- Step 2: Hold for 20-30 seconds. While holding, keep your shoulders away from your ears, your upper arms drawn in toward your body, and pull your energy forward and upward to maximize the exercise.
- Step 3: Exhale, and lower your body back to the ground; your forehead will be the last thing to arrive.
- Repetitions: Do this 3-6 times, 1-2 times a day, every other day for the first 2 weeks, then progress to 5-6 days a week.
- Tips: If you experience any pain or tension in the low back, stop the exercise. You want to feel this exercise in the upper and mid back area, not the low back. You’ll also feel an opening/stretching sensation across the chest.
- Progression: After you have built up some strength, try lifting the forearms and hands off the ground during Step 2. Just don’t sacrifice any of your lift/height.
Exercise #2: Rows (Close Grip—Tubing—Standing)
What you will need: an exercise band of medium to heavy resistance, or 2 free weights.
Starting Position: Anchor your band just above navel height. Holding both handles, step back until your arms are straight in front of you and there is tension on the band (the more tension you begin with, the stronger the resistance.) Face your hands toward one another. Stand with your feet hip-width apart, a slight bend in your knees, and your abs drawn in throughout the exercise.
- Step 1: As you engage the muscles in your back, all around and between your shoulder blades, exhale and pull the band toward you. Keep your forearms parallel to the ground as you move. Pull back until your elbows are behind you and your chest feels open. Imagine there is a pencil between your shoulder blades and squeeze it.
- Step 2: Inhale as you release. As you release, keep holding on the imaginary pencil till your arms are fully extended.
- Variations: A close-grip row can also be done bent over with free weights, a barbell or bands. It can also be performed seated or standing at a cable machine. See photo insert for bent over dumbbell variation.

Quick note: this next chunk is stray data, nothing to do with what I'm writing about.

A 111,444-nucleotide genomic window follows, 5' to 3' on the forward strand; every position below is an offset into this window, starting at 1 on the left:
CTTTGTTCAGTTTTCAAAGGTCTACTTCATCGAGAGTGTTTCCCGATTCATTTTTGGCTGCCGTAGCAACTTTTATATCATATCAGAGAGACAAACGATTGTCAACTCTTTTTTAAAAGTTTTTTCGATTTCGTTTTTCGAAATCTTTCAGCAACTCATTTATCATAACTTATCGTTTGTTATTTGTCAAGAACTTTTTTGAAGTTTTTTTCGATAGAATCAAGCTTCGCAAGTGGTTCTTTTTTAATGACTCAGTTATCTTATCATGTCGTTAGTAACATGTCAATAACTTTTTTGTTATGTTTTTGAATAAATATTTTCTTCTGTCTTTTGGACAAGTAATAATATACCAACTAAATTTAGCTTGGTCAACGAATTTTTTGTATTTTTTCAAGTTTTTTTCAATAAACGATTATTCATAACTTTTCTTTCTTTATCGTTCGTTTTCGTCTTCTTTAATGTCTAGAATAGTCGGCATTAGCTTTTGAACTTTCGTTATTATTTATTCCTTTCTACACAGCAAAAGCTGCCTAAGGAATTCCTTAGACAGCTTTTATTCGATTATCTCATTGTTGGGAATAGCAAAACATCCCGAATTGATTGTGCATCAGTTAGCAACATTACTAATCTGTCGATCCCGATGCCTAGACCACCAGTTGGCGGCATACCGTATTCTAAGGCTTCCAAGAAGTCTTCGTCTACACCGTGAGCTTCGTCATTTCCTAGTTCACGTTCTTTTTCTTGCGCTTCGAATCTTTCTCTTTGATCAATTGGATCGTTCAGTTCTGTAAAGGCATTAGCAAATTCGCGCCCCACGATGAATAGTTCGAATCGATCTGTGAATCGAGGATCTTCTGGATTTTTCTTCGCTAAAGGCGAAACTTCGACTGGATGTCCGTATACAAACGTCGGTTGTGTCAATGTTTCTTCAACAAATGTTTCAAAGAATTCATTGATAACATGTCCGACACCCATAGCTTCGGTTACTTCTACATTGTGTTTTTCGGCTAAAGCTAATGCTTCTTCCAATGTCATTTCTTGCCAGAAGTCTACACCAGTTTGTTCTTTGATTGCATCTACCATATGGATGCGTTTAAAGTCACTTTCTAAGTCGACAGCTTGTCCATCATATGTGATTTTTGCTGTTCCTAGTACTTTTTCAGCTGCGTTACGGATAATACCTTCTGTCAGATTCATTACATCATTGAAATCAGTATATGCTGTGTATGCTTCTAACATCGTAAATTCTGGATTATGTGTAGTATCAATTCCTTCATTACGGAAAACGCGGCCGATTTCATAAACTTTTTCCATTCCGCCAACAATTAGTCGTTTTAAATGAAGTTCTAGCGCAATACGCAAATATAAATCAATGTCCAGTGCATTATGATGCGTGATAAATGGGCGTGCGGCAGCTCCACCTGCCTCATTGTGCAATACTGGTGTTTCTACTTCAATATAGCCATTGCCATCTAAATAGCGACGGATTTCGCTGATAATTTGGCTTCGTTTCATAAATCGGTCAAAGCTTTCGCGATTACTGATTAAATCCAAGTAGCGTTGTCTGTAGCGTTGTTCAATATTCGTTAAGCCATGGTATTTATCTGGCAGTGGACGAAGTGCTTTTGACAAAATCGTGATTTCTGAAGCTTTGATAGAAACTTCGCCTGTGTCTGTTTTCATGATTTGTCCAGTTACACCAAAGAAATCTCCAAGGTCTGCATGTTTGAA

- Repetitions: 3 sets of 15 with a 30-60 second rest between each set, every-other day for the first 2-4 weeks. Then increase your resistance so it’s just about impossible to do 15 reps with good form. Still do 3 sets; 1st set = 15 reps, 2nd set = 12 reps, 3rd set = 10 reps. (the 2nd & 3rd set should not be easy, by the last 2 reps it should be very challenging. If this is not the case, you may need to advance to a heavier resistance band.
- Tip: Each time you bring it back, hold for a moment before beginning the release. As your arms move, hold the rest of your body still. Keep your shoulders back and chest open throughout.
Exercise #3: Door Hinges (external shoulder rotation)
What you will need: an exercise band of light or medium resistance.
Setup: Can be done standing or sitting. Holding the band in both hands, bend your elbow to 90 degrees and place them at your side. Palms are facing up. The band should be tight enough so that it’s not sagging between your hands. It’ll look like you are serving a tray in front of you. Keep your shoulders back and your chest open throughout exercise.
- Step 1: Hold elbows and upper arms against the body as you pull the band apart. As you do this, keep the forearm, wrist and hand in “locked” alignment, so that you don’t cock the wrist up, down or sideways.
- Step 2: Hold for a moment, feeling the work in your posterior shoulder and all around the scapula, as well as an opening-stretching sensation across the chest.
- Step 3: With control, resist the pull of the band to return to the start position.
- Step 4: On your last repetition, hold and do 10 small micro-movements further back.
- Step 5: With control, resisting the pull of the band, return to the start position.
- Repetitions: 10-20 reps, 1-2 times a day, every other day for the first 2 weeks, then progressing to 5-6 days a week.
- Tip: Keep forearms, wrists and hands parallel to the ground as you move. Try and keep the shoulder blades from moving, and keep them flush with your back.
* Cuddy’s original research was disputed in the scientific community, as a “failure to replicate.” She redeemed herself and her work in 2018 with a rebuttal study . This 2018 study proved her original thesis that “that power posing increases feelings of power.” The question as to whether or not it improves hormone levels is still up for debate. For more on this scientific world drama (death threats and all), click here.